The fact is, I'm gay, always have been, always will be, and I couldn't be any more happy, comfortable with myself, and proud.
There is something uniquely depressing about the fact that the National Portrait Gallery's version of the Barack Obama 'Hope' poster previously belonged to a pair of lobbyists. Depressing because Mr. Obama's Washington was not supposed to be the lobbyists' Washington, the place we learned to despise during the last administration.
Occasionally in life there are those moments of unutterable fulfillment which cannot be completely explained by those symbols called words. Their meaning can only be articulated by the inaudible language of the heart. Such is the moment I am presently experiencing. I experience this high and joyous moment not for myself alone but for those devotees of nonviolence who have moved so courageously against the ramparts of racial injustice and who in the process have acquired a new estimate of their own human worth. Many of them are young and cultured. Others are middle aged and middle class. The majority are poor and untutored. But they are all united in the quiet conviction that it is better to suffer in dignity than to accept segregation in humiliation. These are the real heroes of the freedom struggle: they are the noble people for whom I accept the Nobel Peace Prize.
Like anybody, I would like to live a long life. Longevity has its place. But Im not concerned about that now. I just want to do Gods will. And Hes allowed me to go up to the mountain. And Ive looked over, and Ive seen the promised land. I may not get there with you, but I want you to know tonight that we as a people will get to the promised land.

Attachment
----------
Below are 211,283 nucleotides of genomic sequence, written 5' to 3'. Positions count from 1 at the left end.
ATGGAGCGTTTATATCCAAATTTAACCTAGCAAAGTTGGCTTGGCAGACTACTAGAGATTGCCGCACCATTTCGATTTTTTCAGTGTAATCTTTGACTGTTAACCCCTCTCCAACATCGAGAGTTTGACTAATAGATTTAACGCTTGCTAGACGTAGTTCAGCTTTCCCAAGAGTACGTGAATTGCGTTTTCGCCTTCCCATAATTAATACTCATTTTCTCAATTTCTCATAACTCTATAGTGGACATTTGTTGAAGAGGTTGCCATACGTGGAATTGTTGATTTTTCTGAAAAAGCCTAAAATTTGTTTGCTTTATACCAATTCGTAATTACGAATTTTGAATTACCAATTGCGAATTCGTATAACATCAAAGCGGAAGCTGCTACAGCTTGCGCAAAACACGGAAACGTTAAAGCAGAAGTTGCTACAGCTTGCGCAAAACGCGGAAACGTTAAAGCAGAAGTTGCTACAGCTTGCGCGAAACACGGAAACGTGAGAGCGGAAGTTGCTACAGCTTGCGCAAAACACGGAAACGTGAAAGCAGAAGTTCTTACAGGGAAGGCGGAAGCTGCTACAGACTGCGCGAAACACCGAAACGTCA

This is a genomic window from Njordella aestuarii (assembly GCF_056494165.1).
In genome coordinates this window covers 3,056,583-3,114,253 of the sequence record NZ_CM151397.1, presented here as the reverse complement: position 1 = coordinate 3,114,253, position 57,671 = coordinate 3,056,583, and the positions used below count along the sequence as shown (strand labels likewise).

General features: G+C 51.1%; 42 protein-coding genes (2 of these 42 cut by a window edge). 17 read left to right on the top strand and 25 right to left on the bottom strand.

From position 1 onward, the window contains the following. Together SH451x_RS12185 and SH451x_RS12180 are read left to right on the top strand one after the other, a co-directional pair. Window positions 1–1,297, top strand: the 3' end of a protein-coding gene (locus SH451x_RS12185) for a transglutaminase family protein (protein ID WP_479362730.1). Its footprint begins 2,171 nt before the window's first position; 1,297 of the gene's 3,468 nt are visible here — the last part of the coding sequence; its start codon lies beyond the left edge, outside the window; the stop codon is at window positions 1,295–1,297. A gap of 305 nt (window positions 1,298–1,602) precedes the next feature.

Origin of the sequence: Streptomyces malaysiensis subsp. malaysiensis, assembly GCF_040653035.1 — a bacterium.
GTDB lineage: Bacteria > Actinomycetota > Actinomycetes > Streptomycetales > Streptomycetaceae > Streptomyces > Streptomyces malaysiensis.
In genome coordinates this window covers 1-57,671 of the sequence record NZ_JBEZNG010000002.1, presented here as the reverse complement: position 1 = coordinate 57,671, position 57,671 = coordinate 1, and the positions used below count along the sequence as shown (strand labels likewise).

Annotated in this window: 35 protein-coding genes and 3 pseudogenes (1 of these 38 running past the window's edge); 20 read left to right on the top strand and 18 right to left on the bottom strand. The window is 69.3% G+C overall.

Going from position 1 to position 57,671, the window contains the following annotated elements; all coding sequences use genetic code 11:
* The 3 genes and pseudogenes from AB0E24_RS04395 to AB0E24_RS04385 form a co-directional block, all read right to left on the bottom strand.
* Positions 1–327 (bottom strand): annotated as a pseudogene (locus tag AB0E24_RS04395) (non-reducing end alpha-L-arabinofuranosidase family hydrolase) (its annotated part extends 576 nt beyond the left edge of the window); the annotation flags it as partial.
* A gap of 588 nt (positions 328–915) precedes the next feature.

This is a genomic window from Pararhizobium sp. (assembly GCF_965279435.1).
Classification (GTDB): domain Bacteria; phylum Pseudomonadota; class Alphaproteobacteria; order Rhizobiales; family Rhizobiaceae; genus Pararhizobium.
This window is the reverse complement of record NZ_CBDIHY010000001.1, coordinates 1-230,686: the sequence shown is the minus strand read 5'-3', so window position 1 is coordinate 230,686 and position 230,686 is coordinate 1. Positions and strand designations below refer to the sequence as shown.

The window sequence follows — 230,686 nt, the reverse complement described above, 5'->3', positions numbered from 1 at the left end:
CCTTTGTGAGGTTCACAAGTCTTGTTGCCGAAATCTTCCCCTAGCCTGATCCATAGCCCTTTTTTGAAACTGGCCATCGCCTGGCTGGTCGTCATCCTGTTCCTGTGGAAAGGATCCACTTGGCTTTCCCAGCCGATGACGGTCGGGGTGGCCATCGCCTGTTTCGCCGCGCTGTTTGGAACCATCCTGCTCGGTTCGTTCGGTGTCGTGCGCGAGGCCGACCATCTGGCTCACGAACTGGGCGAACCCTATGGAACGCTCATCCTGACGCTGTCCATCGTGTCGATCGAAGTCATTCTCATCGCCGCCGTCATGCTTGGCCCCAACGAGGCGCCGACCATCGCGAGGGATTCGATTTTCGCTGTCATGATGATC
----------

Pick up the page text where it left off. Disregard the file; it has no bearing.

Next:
Let us therefore continue our triumphal march to the realization of the American dream. for all of us today, the battle is in our hands. The road ahead is not altogether a smooth one. There are no broad highways that lead us easily and inevitably to quick solutions. We are still in for the season of suffering. How long? Not long. Because no lie can live forever. Our God is marching on.
The intuitive mind is a sacred gift and the rational mind is a faithful servant. We have created a society that honors the servant and has forgotten the gift. We will not solve the problems of the world from the same level of thinking we were at when we created them. More than anything else, this new century demands new thinking: We must change our materially based analyses of the world around us to include broader, more multidimensional perspectives.
 Everyone tries to make his life a work of art. We want love to last and we know that it does not last; even if, by some miracle, it were to last a whole lifetime, it would still be incomplete. Perhaps, in this insatiable need for perpetuation, we should better understand human suffering, if we knew that it was eternal. It appears that great minds are, sometimes, less horrified by suffering than by the fact that it does not endure. In default of inexhaustible happiness, eternal suffering would at least give us a destiny. But we do not even have that consolation, and our worst agonies come to an end one day. One morning, after many dark nights of despair, an irrepressible longing to live will announce to us the fact that all is finished and that suffering has no more meaning than happiness.